Did you know that the egg of an ostrich , a flightless bird, is the largest among the living species of birds? Or that the ostrich burying its head in the ground is just a myth?
An ostrich (Struthio camelus) is a large flightless bird native to the African continent. The bird was found in abundance in Africa and Asia minor at one point of time, but large-scale hunting and excessive loss has taken its toll on this amazing bird. In fact, one species of the bird, the Arabian ostrich was driven to extinction. Today, herds of ostriches are predominantly restricted to the Savanna and Sahel regions of Africa.
Ostriches lay the largest eggs among living birds. Earlier the Elephant bird, native to Madagascar, and the Giant Moa, native to New Zealand, used to boast of the largest eggs, but both have become extinct. A communal nesting place of ostriches may include up to 60 eggs, each measuring approximately 15cm in length and weighing around 1.4kg. The incubation period for these eggs is 40 days. Interestingly, in terms of weight, a single ostrich egg is equivalent to 20 – 24 chicken eggs!
Gardening club – Well done for all the hard work put into our latest gardening session and all the effort you put in to tidy up our front garden and plant up some winter pots. The main school entrance looks so much better now!
What makes it rise? What is it made from? How is it made? How many different ways can you shape and flavour it? So many questions to explore! Our research helped find some of our answers and we look forward to making our own next time.
We are very grateful that staff from Wm Morrisons Plc, Kettering found time to visit our school to help answer our numerous questions. It was a very exciting lesson as we examined fresh dough, found out more about yeast and asked lots of questions. We all enjoyed Ben’s bread quiz!
Proudly showing the young wheat seedlings to our very special visitors.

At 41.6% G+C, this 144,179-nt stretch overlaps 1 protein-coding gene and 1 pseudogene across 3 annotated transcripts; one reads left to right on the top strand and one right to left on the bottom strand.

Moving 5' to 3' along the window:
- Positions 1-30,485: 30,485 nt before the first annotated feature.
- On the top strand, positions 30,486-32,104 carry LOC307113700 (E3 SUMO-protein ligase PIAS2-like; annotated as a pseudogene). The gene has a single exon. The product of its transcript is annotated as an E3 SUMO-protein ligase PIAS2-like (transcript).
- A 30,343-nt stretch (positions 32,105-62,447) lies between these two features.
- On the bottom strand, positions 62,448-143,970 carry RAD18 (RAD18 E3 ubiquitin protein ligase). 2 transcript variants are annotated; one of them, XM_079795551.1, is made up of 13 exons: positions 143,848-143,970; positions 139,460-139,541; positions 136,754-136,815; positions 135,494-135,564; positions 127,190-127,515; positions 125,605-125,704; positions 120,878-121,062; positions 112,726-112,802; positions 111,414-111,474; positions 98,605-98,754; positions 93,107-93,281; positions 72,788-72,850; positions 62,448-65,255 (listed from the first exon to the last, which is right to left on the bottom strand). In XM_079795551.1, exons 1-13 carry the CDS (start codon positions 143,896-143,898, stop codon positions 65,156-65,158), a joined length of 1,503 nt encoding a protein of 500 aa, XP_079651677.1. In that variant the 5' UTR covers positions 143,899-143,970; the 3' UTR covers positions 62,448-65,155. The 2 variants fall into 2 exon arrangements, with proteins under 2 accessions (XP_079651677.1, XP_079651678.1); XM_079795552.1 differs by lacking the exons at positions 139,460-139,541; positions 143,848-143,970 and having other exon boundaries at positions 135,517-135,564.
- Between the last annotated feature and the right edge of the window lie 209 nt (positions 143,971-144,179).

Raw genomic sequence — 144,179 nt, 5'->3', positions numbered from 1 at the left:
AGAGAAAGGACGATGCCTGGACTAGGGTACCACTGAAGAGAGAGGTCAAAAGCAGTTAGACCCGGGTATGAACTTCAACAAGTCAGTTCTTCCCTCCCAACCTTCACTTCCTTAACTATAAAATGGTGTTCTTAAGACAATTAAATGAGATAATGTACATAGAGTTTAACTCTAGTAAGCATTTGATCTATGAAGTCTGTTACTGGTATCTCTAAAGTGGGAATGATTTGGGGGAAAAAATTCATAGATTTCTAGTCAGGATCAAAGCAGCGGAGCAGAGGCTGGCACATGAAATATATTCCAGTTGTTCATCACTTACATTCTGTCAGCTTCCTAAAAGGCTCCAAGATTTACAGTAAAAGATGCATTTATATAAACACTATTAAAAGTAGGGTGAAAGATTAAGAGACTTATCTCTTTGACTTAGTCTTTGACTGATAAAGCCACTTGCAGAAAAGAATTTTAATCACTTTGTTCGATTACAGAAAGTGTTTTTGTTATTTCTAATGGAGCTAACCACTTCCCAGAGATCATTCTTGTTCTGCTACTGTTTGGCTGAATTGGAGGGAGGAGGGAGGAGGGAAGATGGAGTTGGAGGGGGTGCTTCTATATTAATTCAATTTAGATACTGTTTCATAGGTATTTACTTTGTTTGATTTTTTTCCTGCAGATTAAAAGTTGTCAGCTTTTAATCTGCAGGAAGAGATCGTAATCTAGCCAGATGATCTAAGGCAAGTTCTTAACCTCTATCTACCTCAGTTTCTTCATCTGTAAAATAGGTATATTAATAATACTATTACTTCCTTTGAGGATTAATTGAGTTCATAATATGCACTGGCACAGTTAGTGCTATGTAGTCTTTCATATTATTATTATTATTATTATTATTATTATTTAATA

16kg of flour, half the amount that is used to make a big batch of dough to fill the machines.
Retelling our tale of the very hard working red hen.
There is so many flavours, shapes and textures to choose from.
Learning from the experts.
Ben’s dough before and after baking.
Enjoying the final product at last!
Here is a healthy bread recipe you can try at home…1 cup of warm water, 1.5 tablespoons of sunflower oil, 1 tablespoon of skimmed milk, 1.5 teaspoon of salt, 1 tablespoon sugar, 1 teaspoon yeast, 3.25 cups of wholemeal bread making flour (strong). Mix all together into a dough, allow this to rise for an hour in a warm place before baking in a hot oven, 220C/gas mileage 7, until golden brown (approx 30 mins).
Yeast, the secret of fluffy soft bread! Learning about this amazing micro organism releasing a gas to make our bread rise is fascinating and inspires so many more questions….
Adding cups and spoons made our measurements so much easier.
Remembering the journey of wheat! Hardworking hens and farmers producing our wheat for us to eat!
Year 5 got a great opportunity to learn more about the research and development of cereal products today when A food technologist came along to share his experience and work as a project manager at a local cereal company.
Thinking about growing grains.Our wheat is still going strong after 40 days.
Developing New Products- the Year 5’s discuss their imaginative ideas!
Inspired by the school’s recent plot of wheat and impressed by their thoughtful and imaginative ideas our visiting food technologist asked the children if they would be keen to try and grow some ancient grains for him next Spring. Some of these varieties of grain are so old they were found buried in the pyramids with the pharaohs, how exciting to bring these seeds to life and see how they compare to our modern crops! We look forward to the challenge…